Disability awareness promoted
Amanda Gray | Thursday, September 3, 2009
Notre Dame’s School of Architecture hosted Accessibility Awareness Day on Wednesday, providing students the option to use a wheelchair for a day and bringing awareness to the difficulties endured by people living with disabilities, according to a University press release.
“The initiative is intended to elevate the awareness of architectural barriers that pose challenges to persons with disabilities and discuss the architect’s role in barrier-free design,” Associate Vice President and University Architect Doug Marsh said.
Students spent part of the day experiencing what it’s like to be disabled – either on crutches, in a wheelchair or with a visual impairment, Coordinator of Disability Services Scott Howland said.
“My office helps coordinate the simulation events by obtaining the wheelchairs and crutches from Alick’s Home Medical,” Howland said.
All fourth-year Architecture students were required to participate in the activity, Howland said.
“I also speak with the students before they start their day,” Howland said. “I want them to understand that while they will be spending a day in a wheelchair, on crutches, or with a visual impairment, this is not truly what it is like to have a disability. Individuals with disabilities have spent much time adapted and learning to compensate for the limitations caused by a disability.”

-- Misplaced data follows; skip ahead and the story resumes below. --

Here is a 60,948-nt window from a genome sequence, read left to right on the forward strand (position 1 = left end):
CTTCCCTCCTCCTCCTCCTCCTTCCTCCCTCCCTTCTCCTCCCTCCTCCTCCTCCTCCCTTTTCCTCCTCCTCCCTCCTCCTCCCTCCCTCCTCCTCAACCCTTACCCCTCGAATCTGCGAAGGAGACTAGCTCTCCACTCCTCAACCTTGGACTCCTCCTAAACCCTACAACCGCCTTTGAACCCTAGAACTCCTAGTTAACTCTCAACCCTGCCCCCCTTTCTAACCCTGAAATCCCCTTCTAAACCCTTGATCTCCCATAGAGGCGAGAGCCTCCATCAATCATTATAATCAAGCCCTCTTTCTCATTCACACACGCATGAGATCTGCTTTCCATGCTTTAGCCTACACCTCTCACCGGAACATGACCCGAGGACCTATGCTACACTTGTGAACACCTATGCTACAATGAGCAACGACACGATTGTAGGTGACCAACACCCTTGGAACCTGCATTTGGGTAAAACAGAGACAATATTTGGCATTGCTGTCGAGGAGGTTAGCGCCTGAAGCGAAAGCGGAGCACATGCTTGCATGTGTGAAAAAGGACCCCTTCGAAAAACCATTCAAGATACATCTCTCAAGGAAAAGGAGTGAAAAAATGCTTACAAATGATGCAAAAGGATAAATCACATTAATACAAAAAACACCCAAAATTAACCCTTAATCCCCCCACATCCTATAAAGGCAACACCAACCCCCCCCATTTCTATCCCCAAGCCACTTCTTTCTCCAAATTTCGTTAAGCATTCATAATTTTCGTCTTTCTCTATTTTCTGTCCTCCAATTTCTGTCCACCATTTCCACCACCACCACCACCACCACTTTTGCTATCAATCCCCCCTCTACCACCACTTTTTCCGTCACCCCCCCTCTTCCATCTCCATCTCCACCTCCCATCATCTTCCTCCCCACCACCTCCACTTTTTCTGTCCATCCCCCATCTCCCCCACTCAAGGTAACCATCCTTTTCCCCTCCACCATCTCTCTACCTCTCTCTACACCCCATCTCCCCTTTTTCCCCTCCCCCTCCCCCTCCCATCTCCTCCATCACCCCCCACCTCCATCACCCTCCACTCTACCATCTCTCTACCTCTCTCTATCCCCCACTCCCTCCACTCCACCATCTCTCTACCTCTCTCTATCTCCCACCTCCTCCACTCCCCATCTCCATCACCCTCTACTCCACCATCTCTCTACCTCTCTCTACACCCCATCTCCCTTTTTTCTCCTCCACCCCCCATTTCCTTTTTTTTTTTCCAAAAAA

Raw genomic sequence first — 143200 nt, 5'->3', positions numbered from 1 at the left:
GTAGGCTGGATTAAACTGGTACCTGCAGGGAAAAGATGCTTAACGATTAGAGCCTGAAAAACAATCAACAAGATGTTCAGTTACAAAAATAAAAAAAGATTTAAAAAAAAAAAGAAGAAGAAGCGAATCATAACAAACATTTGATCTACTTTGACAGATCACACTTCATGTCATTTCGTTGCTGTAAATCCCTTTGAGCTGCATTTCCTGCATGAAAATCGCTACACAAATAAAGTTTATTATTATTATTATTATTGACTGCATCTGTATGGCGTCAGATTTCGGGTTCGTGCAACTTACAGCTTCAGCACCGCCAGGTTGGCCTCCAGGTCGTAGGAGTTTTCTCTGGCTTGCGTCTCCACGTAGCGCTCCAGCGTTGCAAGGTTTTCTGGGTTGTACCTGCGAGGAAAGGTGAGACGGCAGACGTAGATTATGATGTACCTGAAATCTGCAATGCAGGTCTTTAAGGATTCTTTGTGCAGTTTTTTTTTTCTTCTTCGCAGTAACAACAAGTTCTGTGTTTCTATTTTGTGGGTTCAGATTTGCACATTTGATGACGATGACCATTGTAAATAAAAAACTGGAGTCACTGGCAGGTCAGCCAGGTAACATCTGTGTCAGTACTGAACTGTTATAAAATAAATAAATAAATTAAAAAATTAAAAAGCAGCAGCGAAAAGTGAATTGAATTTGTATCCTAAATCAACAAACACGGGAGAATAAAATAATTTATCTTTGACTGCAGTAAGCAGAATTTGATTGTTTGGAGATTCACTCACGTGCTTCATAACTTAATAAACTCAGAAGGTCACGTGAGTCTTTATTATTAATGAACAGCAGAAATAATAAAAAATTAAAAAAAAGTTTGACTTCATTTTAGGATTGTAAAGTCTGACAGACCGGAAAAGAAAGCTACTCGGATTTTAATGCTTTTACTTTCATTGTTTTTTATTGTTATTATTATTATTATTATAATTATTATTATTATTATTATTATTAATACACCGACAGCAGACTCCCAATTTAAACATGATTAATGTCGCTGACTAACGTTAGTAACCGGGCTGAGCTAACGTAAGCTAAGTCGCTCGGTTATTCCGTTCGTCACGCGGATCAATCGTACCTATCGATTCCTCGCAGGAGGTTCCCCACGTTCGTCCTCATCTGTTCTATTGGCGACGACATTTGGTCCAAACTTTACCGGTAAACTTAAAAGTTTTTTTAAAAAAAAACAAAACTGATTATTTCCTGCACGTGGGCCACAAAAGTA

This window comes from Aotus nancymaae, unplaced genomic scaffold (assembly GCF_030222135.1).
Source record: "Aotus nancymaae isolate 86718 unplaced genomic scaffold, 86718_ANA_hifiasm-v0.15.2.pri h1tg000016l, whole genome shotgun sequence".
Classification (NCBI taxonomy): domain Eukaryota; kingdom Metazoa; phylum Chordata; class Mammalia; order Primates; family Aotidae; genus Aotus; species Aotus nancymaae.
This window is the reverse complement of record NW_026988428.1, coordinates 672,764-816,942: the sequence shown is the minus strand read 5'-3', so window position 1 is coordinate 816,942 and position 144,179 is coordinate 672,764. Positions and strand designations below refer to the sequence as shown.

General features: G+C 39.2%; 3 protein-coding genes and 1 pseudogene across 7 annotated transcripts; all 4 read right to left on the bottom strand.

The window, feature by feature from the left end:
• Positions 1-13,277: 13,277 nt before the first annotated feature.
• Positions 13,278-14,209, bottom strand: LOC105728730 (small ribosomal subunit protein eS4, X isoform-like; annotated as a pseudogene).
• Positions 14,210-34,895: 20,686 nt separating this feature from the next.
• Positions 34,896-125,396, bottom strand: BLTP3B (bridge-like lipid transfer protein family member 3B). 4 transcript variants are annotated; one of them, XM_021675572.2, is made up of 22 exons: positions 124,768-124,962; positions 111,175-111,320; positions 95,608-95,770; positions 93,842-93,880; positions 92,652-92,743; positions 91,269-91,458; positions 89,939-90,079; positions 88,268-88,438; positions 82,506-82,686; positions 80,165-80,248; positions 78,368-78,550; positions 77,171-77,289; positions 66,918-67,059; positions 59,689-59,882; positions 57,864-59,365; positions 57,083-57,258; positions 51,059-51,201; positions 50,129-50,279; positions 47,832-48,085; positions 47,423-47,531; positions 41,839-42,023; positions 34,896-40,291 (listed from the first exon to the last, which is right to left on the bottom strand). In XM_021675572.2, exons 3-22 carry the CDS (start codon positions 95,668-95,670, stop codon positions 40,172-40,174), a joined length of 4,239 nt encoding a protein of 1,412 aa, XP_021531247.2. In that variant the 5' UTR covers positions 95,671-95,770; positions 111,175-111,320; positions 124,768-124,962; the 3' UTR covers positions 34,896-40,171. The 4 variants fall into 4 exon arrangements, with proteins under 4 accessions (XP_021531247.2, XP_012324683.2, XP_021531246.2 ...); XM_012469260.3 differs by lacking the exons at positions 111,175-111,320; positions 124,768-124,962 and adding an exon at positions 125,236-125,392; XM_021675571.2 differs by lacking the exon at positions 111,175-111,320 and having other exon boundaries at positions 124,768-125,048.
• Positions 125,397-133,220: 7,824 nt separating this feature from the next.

The School of Architecture works closely with a Chicago-based firm, LCM Architects, which specializes in “barrier-free facilities design,” Marsh said. Two LCM architects also gave an afternoon presentation to the participating students.
Because the program is so new, judging the impact on students is tricky, Howland said.
“[The impact on students] is hard to see since this is only the second year, but students who participated last year said it has made them think how they can better incorporate accessibility into their designs,” he said.
Notre Dame is not the first university to hold such a day, Kara Kelly, director of communications in the School of Architecture, said.
“Most universities and colleges have an Office of Disability Services. They host such events to show how difficult it can be to do day-to-day activities while on crutches, in wheelchairs or not being able to see,” Kelly said. “Many of us able-bodied citizens take getting around easily and quickly for granted.”
Kelly said that a day like this is intended to remind students to include accessibility for those with disabilities in their building designs. Students will rethink blueprints to include alternative ramp entrances and other accessibility issues, she said.
“Part of being an engaged member of one’s community is looking out for everyone, including those with physical impairments,” Kelly said. “As much as the layout and design of a building can help facilitate the capacity to move freely about, the better we all are in serving as active participants in the world around us.”